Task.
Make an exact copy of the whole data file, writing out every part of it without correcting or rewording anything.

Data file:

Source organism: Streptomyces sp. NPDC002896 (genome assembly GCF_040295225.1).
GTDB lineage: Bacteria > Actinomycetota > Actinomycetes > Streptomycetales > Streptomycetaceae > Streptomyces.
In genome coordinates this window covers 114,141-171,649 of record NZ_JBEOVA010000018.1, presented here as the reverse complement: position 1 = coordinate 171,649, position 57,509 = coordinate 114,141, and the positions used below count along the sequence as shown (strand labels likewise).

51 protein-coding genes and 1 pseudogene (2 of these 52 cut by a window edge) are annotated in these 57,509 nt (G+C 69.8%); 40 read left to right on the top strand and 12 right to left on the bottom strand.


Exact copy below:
Source organism: Streptomyces sp. NPDC002896 (genome assembly GCF_040295225.1).
GTDB lineage: Bacteria > Actinomycetota > Actinomycetes > Streptomycetales > Streptomycetaceae > Streptomyces.
In genome coordinates this window covers 114,141-171,649 of record NZ_JBEOVA010000018.1, presented here as the reverse complement: position 1 = coordinate 171,649, position 57,509 = coordinate 114,141, and the positions used below count along the sequence as shown (strand labels likewise).

51 protein-coding genes and 1 pseudogene (2 of these 52 cut by a window edge) are annotated in these 57,509 nt (G+C 69.8%); 40 read left to right on the top strand and 12 right to left on the bottom strand.